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sometimes...maybe

NM
Posts: 214
Joined: Jul 2009

Hi all I am now cancer free,so far, but my life has changed radically in other ways.Some days i wish I never had a PSA test and just lived blissfully with no ED or the rest.

Feeling sorry for myself but I dont think Im alone with these thoughs.

Prayers to all and beat cancer and the after effects

Nick age 53

Trew
Posts: 931
Joined: Jan 2010

I am with you NM in those sentiments. If I had known what was coming after surgery I doubt I would have agreed to any of this. right now there is no sign of cancer in me but the plumbing is destroyed and I often ask myself, "what kind of life is this?" I am a man of faith and have a close walk with Jesus. So why go through this? I guess all that is in the next chapter still being written.

I am also an avid backpacker. sometimes a creative backpacker can get into interesting situations and one one can do then is say, "OK, here I am now, what do I need to do to get out of this?" And then do the best you can from that moment on.

We just go on from here and see what happens now.

And then you read the post "Bone Mets" and think, just maybe I"m on the right course......?

2ndBase's picture
2ndBase
Posts: 220
Joined: Mar 2004

Though I chose to have very little treatment as to what was available I have been fortunate to survive such a long time with my cancer. I choose so little because I read about the side effects and believed every word. My radiation and hormone shot led to ED of course but I was willing to go there. I think I would have survived just as long without it now but can not be sure. The cancer had already spread when I got my first psa test of my life. As stated numerous times, getting the stress out of my life, made a big difference. Having the support of my wife was of the upmost importance. She took over and I got out of the way.

I believe that if you know the cancer has spread outside the prostate then the only question is what quality of life and how much you want to spend are the issue. My employer let me go when I told him I had terminal cancer so he could get me off the company plan. I had no insurance for 3.5 years and a 7 dollar/hr job after getting dissmissed form the 22 dollar job. Filed bankruptcy and spent my retirement money to get to today.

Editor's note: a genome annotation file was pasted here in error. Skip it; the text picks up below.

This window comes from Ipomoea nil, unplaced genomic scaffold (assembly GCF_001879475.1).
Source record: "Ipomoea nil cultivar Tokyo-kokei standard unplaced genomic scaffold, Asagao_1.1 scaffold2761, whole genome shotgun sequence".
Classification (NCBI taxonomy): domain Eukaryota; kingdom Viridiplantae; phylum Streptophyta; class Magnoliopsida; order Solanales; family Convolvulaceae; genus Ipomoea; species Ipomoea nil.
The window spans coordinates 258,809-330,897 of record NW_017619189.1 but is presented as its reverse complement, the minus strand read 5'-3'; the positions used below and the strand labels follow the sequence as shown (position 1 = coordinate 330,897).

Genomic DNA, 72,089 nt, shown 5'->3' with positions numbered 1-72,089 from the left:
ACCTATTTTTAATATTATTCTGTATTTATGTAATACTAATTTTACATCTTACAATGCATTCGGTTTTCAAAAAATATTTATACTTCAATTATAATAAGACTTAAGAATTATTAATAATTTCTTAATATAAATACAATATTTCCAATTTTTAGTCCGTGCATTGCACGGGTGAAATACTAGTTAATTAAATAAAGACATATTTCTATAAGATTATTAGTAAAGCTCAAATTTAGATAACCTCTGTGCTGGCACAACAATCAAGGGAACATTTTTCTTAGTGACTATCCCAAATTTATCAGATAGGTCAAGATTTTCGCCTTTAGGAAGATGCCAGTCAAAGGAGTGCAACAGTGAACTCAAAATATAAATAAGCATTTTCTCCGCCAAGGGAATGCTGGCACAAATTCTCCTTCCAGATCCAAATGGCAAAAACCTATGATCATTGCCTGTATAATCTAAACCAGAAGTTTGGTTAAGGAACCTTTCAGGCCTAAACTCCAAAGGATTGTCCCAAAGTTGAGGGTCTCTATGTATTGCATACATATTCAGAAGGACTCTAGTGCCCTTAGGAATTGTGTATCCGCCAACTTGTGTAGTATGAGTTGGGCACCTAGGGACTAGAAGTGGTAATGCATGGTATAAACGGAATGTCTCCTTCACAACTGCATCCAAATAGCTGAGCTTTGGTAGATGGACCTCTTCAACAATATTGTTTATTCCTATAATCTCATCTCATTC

Hopefully you do not have to lose your job or go through what I did. My quality of life, despite the lack of money to just take off and go anywhere, is tremendous and I have never been happier in my life.

Hospice care is about the easiest decision I've ever had to make. My oncologist started spewing a list of further treatments to try to slow the cancer down and my head started to spin. He implied that I might gain 4 months of life or that the treatment itself would kill me. Not much of a choice really.

bdhilton
Posts: 795
Joined: Jan 2010

Peace to you 2ndBase....I believe you are right with the Hospice care decision. This beast forced me (like many others) to accepted our mortality and once you come to terms with that then my question would be why spend a bunch of money to sustain life (maybe) for another 4 months… At the present my PSA’s have been 0 but you never know what the next test brings. I had been unemployed since mid 2008 and was diagnosed with PCa in Dec 09 and I am still unemployed and it sure would be nice to have a job but the funny thing I feel blessed in so many ways… My wife has been and is a “trooper” in my journey and this has made many things easier to accept and place into perspective…

Best to all

142
Posts: 169
Joined: Dec 2009

That is the hardest part of PCa - because there is no definitive cure, we all get a lifetime of opportunities to worry about PSA tests and second-guess our choice.

I try not to do that, as it accomplishes nothing positive, but I also went from no symptoms at all to cancer survivor in a matter of weeks due to an accidental add-on blood test. A slow-motion version of getting hit by a truck.

But then, I think we all fall prey to it. The good news is that we recognize it, and then go on.

Peter51's picture
Peter51
Posts: 29
Joined: Nov 2004

Hello Nick,

You have every reason to feel sorry for yourself. First you get diagnosed with a deadly disease than your life is changed forever from your treatment. Despite all the after effects, ED and maybe incontinence, you are hopefully now cancer free. This is certainly a time of reflection. My children are young and are not aware of the post surgery challenges I have faced. I am glad that I chose surgery to give myself the best chance of being here for them. I am now divorced and establishing a relationship with a wonderful woman who is very understanding of my physical changes from surgery. She is also glad I am here to share time in her life. I feel the same about her. The ED is a constant battle but I understand that my life would have been cut short. I also realize that by now, almost six years out, I would probably be suffering from the horrible effects of a spreading cancer. It breaks my heart to read about all the suffering that is published here. We have to remind ourselves that although we are changed, life is still a great gift and we are here to enjoy more of it in a healthier state. Yes, ED stinks but advanced prostate cancer is worse. It is OK to feel sorry for yourself. It is just as important to remember why you got treatment in the first place. Good luck to you.

Peter

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